Inaugural year of career counseling-engineering partnership sees great success

By Jessica Buterbaugh
April 16, 2018

UNIVERSITY PARK, Pa. — As a scholar, Diandra Prescod focuses her research on addressing one of the biggest occupational crises in the country — the STEM crisis.

Enrollment in STEM-related majors is on the increase, according to Prescod, assistant professor of education (counselor education) and coordinator of the career counseling emphasis in Penn State's College of Education. However, millions of STEM-related jobs remain vacant each year due to a lack of applicants. That's because, she said, many students enter these majors without an adequate understanding of how demanding and difficult the classes are and many end up changing their majors before graduating.

Penn State engineering students are not immune from this trend. To address growing concerns, Eric Marsh, Glenn Professor of Engineering in the Department of Mechanical and Nuclear Engineering (MNE), approached Prescod last summer about providing career counseling services to undergraduate students in his department.

"Many times students pursing STEM degrees struggle to get through their classes and sometimes question their skills and abilities. At times, they feel stressed about the many obligations they face — class, internship, clubs, family life — and simply need someone to speak to about their day-to-day experience."

— Diandra Prescod, assistant professor of education (counselor education)

"Our students need guidance and support beyond what is offered in the traditional engineering curriculum to help find a career that best matches their unique strengths and talents," Marsh said. "Diandra's work in career development interventions for STEM students is a perfect fit for our goal to better support our undergraduate students."

At the start of the fall semester, a new partnership was formed where Prescod and five of her graduate students provided regular career counseling to MNE students throughout the academic year.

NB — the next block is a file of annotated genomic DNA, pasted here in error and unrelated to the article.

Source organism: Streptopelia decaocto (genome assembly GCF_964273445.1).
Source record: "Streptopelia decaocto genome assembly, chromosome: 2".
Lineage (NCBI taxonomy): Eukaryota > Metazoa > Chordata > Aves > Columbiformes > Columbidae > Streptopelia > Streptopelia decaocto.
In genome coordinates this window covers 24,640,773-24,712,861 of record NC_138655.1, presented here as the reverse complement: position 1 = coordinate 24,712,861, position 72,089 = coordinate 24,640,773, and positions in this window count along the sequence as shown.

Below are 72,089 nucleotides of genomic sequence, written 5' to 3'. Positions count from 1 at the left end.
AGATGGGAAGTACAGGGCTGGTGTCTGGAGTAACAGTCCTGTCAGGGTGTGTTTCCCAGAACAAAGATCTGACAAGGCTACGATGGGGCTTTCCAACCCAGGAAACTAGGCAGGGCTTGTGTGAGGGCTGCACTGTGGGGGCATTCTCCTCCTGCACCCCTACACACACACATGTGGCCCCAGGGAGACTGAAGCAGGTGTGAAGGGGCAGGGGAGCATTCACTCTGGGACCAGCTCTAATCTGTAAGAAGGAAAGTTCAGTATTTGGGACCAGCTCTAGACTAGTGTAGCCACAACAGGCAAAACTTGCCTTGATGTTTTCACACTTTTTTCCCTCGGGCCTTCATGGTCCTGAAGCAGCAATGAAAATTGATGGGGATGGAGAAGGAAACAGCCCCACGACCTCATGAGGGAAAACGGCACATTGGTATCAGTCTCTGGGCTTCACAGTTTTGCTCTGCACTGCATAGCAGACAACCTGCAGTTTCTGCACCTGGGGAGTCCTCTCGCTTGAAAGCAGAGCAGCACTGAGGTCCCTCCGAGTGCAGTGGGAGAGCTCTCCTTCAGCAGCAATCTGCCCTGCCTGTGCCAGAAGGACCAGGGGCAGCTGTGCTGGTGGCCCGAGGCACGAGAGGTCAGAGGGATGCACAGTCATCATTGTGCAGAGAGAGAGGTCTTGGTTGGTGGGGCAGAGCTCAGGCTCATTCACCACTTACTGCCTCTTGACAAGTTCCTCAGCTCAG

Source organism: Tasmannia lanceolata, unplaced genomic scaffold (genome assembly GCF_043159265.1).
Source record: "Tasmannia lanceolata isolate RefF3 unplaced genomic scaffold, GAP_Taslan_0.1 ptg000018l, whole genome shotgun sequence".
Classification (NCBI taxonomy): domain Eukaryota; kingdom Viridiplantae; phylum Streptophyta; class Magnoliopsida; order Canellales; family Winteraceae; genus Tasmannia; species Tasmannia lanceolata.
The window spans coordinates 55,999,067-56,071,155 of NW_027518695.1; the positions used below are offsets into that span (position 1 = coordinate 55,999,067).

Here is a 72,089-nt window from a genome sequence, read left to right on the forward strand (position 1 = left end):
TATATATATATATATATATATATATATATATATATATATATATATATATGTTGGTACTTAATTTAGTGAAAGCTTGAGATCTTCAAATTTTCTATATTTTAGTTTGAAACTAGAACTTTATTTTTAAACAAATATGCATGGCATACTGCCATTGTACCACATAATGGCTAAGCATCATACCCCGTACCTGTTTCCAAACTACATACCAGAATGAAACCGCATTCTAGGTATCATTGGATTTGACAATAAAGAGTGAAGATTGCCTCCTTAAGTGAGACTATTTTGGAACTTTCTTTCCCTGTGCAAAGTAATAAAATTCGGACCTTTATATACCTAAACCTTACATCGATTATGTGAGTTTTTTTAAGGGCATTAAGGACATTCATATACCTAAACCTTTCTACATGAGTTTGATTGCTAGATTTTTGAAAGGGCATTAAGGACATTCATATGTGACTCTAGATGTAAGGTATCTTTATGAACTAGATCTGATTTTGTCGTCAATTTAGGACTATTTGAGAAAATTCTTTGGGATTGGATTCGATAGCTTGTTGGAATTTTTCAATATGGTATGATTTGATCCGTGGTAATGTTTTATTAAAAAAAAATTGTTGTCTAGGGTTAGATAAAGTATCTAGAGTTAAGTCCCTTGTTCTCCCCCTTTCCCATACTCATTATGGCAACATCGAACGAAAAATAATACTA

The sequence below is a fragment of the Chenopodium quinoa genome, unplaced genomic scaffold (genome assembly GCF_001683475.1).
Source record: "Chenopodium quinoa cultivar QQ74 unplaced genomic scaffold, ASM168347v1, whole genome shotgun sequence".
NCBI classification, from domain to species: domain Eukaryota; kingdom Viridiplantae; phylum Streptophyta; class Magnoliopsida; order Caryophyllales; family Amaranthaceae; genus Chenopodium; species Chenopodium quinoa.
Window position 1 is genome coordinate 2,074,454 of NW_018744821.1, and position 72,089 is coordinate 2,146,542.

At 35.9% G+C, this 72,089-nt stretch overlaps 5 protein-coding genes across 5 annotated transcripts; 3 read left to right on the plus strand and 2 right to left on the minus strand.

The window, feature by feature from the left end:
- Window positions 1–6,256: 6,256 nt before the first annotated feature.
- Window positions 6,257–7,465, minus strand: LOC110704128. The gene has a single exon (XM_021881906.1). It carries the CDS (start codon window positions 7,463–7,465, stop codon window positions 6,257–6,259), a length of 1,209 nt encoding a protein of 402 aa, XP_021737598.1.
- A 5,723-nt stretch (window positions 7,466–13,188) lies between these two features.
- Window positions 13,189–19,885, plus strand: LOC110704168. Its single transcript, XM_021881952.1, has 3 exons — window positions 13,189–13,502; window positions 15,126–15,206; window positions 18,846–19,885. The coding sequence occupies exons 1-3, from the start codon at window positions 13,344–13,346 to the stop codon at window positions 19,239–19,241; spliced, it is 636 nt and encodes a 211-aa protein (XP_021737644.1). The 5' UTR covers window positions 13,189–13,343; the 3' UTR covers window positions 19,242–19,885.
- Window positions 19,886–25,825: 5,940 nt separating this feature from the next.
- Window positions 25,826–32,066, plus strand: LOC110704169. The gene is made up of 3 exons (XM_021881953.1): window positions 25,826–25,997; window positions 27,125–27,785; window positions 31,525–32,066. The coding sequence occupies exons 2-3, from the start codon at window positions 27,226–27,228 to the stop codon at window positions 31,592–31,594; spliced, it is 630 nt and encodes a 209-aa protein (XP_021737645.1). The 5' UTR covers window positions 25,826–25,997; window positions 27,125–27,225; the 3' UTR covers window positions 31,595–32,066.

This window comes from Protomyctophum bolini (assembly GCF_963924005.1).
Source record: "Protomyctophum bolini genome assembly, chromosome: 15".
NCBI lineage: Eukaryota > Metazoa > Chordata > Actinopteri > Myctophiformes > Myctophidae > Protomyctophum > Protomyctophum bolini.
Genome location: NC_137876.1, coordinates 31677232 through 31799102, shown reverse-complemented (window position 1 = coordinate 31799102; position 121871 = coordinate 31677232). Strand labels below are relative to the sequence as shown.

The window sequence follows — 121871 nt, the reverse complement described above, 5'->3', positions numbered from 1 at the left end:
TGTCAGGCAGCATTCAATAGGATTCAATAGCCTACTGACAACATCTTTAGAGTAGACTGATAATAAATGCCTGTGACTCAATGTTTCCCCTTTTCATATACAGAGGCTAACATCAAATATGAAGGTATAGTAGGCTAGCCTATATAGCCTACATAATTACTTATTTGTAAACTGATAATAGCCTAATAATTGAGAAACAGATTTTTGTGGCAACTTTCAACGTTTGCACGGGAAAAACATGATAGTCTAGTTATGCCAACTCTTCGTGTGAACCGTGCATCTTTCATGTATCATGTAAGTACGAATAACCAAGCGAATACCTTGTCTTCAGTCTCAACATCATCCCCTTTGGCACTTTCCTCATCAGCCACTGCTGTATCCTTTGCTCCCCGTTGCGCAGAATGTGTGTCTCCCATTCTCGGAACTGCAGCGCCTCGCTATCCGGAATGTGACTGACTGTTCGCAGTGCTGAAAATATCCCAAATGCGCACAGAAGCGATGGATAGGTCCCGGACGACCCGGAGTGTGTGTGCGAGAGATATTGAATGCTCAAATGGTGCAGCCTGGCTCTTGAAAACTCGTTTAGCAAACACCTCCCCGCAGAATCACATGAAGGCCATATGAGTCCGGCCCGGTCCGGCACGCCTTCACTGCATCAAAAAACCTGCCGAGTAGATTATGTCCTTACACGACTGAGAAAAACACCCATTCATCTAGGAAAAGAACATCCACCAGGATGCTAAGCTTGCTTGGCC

"We've had a great first year," Prescod said. "We've provided services to approximately 225 students who have experienced a variety of issues and problems, including stress management, time management, coping skills, resume review and interview skills."

After each session, students complete a satisfaction survey so that Prescod and the other counselors can track the success of the program and re-evaluate areas of concern. So far, students' responses are encouraging.

"Ninety-four percent of the students agreed that the counselor made them feel comfortable during their session and 96 percent believe the counselor understood their career questions and needs," Prescod said. "Even more encouraging is that 92 percent of the students reported that they would consider returning to future counseling sessions and would recommend our services to a friend."

Although the partnership is still in its infancy, it already is seeing growth. By the end of the spring 2018 semester, Prescod and her graduate students, at the request of Mary Frecker, professor of mechanical and biomedical engineering and department head for graduate programs, began meeting with master and doctoral MNE students.

"MNE houses approximately 1,200 undergraduate students and 240 graduate students, so we now have a total of 1,440 students we can reach," Prescod said. "Our goal is to serve the majority of those students by the end of 2018."

The partnership is beneficial for all who are involved, she said. MNE students who participate in the sessions become better equipped to handle the difficulties and anxieties of their major while also gaining a better understanding of career opportunities. Marsh and his MNE colleagues can offer their students services that are not typically part of an engineering curriculum, and retain students. Career counseling master's students gain hands-on experience to help them develop their professional skills while also expanding their academic experiences and interests, and doctoral students Latoya Haynes-Thoby and Deanna Burgess gain counselor supervision and research experience. Prescod also can apply her own research to help Penn State students and continue to build that research.

"What's most important is that we want the students to know that this is not a one-time service," Prescod said. "They can see a career counselor weekly if they feel the need to.

"Many times students pursing STEM degrees struggle to get through their classes and sometimes question their skills and abilities. At times, they feel stressed about the many obligations they face — class, internship, clubs, family life — and simply need someone to speak to about their day-to-day experience," she said. "The career counselors are equipped to help students work through these issues and we hope to see a significant increase in the number of students that make appointments with them."

MNE students interested in scheduling a meeting with a career counselor can do so by visiting http://www.mne.psu.edu/career-advising/index.aspx online. Counselors are available Monday through Friday and meet with students in the E-Knowledge Commons in Reber Building.

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Last Updated April 16, 2018